Carole Townsend

Are you good at multi-tasking? Are you one of those people who can rise at or before dawn, work a full day, handle family business and finances during lunch or on the road, return phone calls during a grueling commute every evening, then attend or host one or two meetings a week – then get up and do it all over again the next day?

Do you enjoy being on this committee or that? If so, my hat’s off to you. I got tired and anxious just writing all that.



It seems we live in a world that not only encourages multi-tasking; it demands it. I’m going to blame this on “smart” phones. We are always available. We have a world of information (and misinformation) at our fingertips, literally. No matter what else we might be doing, a ringtone, beep or electronic flutter diverts our attention to our “smart” phone. Gotta check. Always have to see whether someone else is grabbing for our attention, and for some reason, we now feel free to give it to them on demand.

I’m not talking about the New Years-y kind of simplifying, either. I’m talking about a necessary life change, one that’s necessary to my sanity. I’m going to use the “n-word” like I never have before, with determination and repetition.

Relax. I’m referring to the word “no.”

I have a wonderful life, and I make a point every single day of it to thank God for everything that makes my life wonderful. My loving, kind, funny and generous husband is a blessing to me, every day. Our children are my pride and joy; I love them dearly. We have a comfortable home, plenty of everything we need, and three dogs who bring me joy beyond measure. We have a church home in which we are able to worship freely and without bounds. We have friends and family who are treasures. I enjoy a modestly successful and deeply enjoyable writing career. I am thankful for every one of these things and more.

But I’ve learned something over the years. With relationship comes involvement, and with career and success – even a little bit of it – comes responsibility. Unless one learns to be selective about what one agrees to do (or volunteers to do, or is coerced into doing), one could quite possibly lose one’s mind. Trust me. I know what I’m talking about. As a person who prefers quiet surroundings and an even keel, and as a person who has a level of focus that can be positively disconcerting when it’s full bore, I come unglued when my soft, quiet bubble gets popped.

My husband is amazing - a brilliant, multi-tasking machine. I’m not just saying that because word otherwise might get back to him. He can carry on two phone conversations at the same time, a “smart” phone in each ear. I’ve seen him do it many times. His work has him all over the city managing nearly twenty other very busy men. He is on committees and boards and in groups. And he manages to keep everything straight, very rarely dropping the ball. To watch him in action is a thing of marvel and beauty and for me, a thing of exhaustion. He says “yes” to just about everything he is asked to do, and I admire that. However, we are living proof that opposites do, indeed, attract.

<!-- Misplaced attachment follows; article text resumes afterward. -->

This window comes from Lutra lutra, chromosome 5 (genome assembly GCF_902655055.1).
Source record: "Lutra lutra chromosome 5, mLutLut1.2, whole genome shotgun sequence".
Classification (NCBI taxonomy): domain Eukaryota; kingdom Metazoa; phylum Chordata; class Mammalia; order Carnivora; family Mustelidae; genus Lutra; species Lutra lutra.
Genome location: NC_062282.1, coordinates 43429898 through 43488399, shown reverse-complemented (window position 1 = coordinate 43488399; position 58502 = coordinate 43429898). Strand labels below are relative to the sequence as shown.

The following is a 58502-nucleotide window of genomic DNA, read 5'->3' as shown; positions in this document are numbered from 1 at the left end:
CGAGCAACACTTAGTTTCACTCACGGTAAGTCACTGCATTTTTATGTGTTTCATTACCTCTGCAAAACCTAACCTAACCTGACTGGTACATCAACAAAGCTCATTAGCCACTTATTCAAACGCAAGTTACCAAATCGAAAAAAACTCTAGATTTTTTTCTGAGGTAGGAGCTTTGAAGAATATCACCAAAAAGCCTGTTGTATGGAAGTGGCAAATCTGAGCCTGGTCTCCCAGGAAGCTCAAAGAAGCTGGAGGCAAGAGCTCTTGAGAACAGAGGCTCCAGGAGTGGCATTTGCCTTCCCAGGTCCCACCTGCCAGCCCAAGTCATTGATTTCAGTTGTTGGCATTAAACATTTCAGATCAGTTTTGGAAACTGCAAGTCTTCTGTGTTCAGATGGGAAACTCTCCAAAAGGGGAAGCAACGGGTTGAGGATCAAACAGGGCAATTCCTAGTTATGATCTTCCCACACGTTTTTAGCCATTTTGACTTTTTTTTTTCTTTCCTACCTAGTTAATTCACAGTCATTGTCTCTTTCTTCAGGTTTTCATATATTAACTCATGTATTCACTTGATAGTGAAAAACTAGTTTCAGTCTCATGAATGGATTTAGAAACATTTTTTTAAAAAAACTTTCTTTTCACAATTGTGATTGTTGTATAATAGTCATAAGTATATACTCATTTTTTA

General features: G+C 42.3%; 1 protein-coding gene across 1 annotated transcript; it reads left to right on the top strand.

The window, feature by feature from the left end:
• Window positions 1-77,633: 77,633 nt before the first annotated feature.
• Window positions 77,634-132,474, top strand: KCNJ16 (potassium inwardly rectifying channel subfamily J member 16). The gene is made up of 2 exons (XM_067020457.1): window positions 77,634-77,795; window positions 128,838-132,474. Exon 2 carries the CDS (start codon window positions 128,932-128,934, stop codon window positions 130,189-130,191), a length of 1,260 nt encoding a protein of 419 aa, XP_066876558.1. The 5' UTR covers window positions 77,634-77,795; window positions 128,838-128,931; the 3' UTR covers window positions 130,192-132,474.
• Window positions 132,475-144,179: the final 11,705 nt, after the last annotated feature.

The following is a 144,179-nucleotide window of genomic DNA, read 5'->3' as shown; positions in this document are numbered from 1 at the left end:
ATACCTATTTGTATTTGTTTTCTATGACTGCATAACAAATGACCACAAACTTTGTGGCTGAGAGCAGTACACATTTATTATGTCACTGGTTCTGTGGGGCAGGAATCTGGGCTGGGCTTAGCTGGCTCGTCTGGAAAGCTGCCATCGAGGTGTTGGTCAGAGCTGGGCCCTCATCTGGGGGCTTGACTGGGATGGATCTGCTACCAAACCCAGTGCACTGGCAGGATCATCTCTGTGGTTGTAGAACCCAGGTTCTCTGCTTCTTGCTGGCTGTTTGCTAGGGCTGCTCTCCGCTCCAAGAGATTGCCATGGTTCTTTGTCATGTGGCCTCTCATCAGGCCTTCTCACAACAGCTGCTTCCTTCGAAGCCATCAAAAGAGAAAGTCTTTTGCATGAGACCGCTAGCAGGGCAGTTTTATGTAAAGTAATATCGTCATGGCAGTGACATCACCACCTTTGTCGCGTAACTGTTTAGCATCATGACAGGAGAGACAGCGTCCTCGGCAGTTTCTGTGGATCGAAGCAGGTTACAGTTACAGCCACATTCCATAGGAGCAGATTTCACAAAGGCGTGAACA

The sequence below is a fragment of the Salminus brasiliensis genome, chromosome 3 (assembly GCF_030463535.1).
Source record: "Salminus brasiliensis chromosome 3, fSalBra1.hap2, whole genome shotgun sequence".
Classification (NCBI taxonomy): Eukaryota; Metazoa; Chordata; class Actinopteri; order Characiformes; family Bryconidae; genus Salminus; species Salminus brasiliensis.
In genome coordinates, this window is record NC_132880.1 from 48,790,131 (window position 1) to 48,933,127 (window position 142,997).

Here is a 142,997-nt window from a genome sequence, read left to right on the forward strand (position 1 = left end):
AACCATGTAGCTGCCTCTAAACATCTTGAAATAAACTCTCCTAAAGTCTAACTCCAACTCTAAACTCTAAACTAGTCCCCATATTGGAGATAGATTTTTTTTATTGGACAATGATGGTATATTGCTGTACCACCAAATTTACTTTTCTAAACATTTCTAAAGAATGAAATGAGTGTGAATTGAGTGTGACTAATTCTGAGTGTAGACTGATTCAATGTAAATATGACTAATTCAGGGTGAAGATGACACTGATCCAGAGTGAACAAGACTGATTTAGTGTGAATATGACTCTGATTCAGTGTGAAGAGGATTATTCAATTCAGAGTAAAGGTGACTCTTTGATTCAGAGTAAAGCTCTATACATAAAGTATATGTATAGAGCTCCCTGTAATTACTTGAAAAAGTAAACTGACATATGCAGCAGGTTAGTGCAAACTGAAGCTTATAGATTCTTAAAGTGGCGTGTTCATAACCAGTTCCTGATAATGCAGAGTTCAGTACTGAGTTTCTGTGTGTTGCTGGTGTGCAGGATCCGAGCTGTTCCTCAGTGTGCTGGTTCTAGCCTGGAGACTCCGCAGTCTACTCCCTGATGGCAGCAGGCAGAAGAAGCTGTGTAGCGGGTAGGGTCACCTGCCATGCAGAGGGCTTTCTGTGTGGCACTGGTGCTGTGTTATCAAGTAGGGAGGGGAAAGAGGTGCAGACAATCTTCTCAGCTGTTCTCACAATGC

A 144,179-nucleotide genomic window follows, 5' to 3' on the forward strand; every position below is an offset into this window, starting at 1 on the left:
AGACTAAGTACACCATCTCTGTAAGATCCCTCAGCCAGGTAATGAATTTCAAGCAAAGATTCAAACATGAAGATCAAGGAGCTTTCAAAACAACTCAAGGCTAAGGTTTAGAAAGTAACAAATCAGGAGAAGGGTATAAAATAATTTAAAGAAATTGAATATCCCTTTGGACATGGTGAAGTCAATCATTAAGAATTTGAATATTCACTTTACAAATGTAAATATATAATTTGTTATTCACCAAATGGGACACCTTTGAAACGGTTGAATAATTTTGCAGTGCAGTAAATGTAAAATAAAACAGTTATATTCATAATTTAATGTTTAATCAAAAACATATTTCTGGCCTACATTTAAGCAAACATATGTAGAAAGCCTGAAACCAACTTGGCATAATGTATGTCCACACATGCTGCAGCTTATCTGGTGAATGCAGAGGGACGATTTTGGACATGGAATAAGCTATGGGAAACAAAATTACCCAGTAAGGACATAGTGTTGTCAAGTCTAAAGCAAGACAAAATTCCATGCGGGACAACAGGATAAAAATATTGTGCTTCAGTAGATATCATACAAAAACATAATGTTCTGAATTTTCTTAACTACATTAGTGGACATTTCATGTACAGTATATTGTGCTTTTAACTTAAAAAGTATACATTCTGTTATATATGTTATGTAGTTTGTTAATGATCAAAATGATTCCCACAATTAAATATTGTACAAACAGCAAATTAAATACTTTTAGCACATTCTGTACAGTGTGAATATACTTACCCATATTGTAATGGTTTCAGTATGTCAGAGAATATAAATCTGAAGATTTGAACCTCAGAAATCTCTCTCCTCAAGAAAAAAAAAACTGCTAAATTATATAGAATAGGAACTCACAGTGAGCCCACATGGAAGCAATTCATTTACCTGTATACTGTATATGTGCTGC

For years, I have tried to make myself be more like that. I have said “yes” to more asks in the past ten years than I did in the forty-some-odd years that preceded them. The result? Disastrous. I forget meetings. I forget to complete tasks (sometimes, I forget that I ever agreed to complete a task in the first place). I embarrass myself by forgetting names (that never used to happen), commitments and meetings. I have always been a stickler for being ON TIME, usually early. The more I said “yes” to people, the more I violated my own rule about punctuality. I was becoming an anxious wreck.

Therefore, I am starting with our house. I’m de-cluttering. I remember when we moved my dad to a retirement community, and then his eventual passing in 2013. Everything he had accumulated in his ninety-three years on earth amounted to exactly nothing. How sad is that? If it couldn’t be sold, it was thrown away. So I’m getting rid of the stuff that we don’t absolutely need, and I’m doing it now, while we can enjoy the simplicity that will come with it.

I am steeling myself to begin saying “no” when people ask me to be on a committee, or to volunteer for this or that, or to organize something else. I’m not good at it, period. I don’t like doing all that. The things for which I volunteer and that I really want to do, I have been doing for years. They are things about which I’m passionate and to which I am dedicated, and I will continue to make them part of my life for as long as I am able. I don’t need to bring attention to myself by being on a committee, or a phone tree (I detest the telephone), or in meetings every night. I pressured myself to do these things, to help share the load. In my corporate career, I heard many times the old adage about twenty percent of the people doing eighty percent of the work. Sometimes that’s because people can be just plain lazy; other times, it’s because people like me just aren’t good at the “social” part of helping.

If you are a multi-tasker, I am in awe of your abilities. If you’re not, I get it. Like the late, great First Lady Nancy Reagan told us, “Just say no.”

Carole Townsend is a Gwinnett author and freelance writer. Her fourth book, BLOOD IN THE SOIL, was published in 2016. It is the true tale of a crime that took place in Gwinnett County nearly 40 years ago. Her previous three books are written with Southern humor. Carole often appears on network television talk and news shows, as well as on national true crime radio shows. Her books can be found in bookstores, on, Barnes &, and at When she’s not writing, Carole travels throughout the southeast, talking to groups about women, writing, family and life in her beloved South.

 Published April 2017, Gwinnett Citizen